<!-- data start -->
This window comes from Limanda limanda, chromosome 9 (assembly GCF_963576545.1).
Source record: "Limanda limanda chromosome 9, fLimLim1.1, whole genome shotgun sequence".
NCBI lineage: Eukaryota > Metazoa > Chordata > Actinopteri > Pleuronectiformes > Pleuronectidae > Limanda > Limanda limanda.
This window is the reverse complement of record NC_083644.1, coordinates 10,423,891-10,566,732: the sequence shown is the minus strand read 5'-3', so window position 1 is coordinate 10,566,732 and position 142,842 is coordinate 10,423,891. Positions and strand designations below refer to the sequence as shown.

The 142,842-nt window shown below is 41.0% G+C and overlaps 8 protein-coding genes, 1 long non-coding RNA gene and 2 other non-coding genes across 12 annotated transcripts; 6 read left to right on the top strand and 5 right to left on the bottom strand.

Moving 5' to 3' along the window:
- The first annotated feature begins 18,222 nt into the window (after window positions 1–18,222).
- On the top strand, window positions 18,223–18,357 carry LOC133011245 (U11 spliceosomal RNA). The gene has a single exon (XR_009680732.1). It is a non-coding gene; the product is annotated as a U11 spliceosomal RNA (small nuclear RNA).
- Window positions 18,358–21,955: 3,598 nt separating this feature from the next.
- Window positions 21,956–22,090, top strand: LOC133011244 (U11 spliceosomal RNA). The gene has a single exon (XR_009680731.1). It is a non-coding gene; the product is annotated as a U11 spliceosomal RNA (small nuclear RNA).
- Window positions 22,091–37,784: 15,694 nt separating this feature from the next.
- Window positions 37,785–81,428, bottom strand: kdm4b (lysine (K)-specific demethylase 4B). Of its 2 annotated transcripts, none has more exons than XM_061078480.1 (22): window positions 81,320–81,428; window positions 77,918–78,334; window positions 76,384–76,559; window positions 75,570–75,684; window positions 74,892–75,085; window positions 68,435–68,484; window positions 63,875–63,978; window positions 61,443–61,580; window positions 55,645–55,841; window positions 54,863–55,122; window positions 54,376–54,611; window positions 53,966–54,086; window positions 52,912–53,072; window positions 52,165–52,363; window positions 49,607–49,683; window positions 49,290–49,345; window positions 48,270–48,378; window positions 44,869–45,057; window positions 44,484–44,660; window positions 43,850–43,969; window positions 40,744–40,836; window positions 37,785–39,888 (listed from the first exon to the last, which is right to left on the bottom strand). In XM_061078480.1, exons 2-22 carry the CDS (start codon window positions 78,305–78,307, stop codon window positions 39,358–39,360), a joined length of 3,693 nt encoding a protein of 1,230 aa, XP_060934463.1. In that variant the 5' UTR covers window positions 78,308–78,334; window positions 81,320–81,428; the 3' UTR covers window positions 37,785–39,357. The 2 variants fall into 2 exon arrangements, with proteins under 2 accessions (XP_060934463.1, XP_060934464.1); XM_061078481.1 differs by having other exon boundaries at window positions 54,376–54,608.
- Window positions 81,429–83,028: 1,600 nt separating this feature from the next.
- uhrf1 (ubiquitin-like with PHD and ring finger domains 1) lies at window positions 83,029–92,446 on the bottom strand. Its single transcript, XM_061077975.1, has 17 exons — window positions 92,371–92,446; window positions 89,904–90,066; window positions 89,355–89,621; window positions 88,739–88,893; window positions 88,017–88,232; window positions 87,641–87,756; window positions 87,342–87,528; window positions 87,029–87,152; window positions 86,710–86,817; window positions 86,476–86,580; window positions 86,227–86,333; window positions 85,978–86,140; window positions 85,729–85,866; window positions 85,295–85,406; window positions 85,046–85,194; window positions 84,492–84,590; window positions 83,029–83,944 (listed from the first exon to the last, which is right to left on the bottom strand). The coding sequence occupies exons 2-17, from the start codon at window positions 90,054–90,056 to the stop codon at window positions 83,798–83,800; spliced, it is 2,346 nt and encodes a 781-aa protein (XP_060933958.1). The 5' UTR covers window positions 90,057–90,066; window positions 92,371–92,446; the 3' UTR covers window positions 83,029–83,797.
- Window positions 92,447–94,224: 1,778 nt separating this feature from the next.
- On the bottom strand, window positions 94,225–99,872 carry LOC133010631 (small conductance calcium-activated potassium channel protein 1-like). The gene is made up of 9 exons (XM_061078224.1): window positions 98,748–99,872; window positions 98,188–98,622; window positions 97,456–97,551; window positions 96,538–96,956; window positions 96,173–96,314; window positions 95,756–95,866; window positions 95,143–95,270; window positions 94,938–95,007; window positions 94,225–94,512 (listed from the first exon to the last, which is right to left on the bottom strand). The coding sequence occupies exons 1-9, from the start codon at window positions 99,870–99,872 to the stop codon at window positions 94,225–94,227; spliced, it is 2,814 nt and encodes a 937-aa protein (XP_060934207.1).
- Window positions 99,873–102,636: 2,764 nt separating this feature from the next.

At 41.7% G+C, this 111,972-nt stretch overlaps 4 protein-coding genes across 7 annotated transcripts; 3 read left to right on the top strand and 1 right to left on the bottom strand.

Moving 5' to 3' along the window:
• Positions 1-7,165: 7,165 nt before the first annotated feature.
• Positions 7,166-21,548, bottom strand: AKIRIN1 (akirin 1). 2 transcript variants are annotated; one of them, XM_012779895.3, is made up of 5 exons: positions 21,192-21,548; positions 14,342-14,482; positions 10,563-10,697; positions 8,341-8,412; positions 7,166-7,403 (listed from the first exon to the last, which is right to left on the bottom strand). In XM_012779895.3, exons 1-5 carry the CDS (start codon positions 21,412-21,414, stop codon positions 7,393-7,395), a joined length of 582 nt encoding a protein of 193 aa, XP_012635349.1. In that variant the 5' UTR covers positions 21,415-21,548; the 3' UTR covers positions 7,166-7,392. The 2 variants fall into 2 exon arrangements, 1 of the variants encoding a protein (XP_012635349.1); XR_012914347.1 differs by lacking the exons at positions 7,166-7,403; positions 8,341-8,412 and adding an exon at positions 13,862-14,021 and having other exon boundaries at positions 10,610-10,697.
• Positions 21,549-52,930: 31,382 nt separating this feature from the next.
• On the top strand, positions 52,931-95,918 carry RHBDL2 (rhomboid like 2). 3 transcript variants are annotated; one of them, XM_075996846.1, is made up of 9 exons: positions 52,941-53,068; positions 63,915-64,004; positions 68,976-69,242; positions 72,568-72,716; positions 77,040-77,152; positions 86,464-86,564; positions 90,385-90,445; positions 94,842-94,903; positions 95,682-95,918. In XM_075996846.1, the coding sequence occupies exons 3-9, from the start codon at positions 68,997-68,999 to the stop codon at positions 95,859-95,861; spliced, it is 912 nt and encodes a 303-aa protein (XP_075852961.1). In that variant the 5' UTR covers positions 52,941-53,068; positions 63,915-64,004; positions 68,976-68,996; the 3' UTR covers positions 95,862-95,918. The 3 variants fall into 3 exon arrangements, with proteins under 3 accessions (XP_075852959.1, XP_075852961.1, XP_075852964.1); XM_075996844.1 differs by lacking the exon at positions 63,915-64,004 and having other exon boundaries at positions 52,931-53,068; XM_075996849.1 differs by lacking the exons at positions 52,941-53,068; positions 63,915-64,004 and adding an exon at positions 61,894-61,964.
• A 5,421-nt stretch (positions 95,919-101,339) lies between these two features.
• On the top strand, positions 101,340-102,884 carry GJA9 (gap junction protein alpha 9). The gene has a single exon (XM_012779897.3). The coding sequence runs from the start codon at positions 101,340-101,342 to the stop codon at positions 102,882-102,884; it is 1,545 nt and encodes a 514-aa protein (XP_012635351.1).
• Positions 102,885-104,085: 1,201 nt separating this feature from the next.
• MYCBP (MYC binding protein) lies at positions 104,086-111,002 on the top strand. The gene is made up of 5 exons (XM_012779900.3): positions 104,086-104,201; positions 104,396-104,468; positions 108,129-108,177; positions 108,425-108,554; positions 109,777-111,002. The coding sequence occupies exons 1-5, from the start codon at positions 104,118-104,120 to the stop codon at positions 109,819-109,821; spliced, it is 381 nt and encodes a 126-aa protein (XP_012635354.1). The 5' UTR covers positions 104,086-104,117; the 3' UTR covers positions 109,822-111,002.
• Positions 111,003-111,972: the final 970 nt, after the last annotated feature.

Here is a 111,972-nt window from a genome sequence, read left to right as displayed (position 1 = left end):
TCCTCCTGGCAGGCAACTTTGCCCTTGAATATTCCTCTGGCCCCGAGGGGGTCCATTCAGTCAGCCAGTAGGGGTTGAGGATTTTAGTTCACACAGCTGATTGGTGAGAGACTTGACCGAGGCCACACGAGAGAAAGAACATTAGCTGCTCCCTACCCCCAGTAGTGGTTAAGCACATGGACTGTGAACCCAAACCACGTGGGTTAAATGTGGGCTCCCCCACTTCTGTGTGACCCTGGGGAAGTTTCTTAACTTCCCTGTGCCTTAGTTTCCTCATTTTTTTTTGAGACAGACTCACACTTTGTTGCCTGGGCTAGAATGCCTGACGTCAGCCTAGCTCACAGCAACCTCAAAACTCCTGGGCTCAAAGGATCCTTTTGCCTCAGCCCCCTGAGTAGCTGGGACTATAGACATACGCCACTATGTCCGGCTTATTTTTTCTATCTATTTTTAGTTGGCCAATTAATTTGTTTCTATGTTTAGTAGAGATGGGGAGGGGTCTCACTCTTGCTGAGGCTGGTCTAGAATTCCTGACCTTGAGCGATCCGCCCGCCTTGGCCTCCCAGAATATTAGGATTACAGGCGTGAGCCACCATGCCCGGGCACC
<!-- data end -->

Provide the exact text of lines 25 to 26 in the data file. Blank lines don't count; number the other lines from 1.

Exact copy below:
• On the top strand, positions 101,340-102,884 carry GJA9 (gap junction protein alpha 9). The gene has a single exon (XM_012779897.3). The coding sequence runs from the start codon at positions 101,340-101,342 to the stop codon at positions 102,882-102,884; it is 1,545 nt and encodes a 514-aa protein (XP_012635351.1).
• Positions 102,885-104,085: 1,201 nt separating this feature from the next.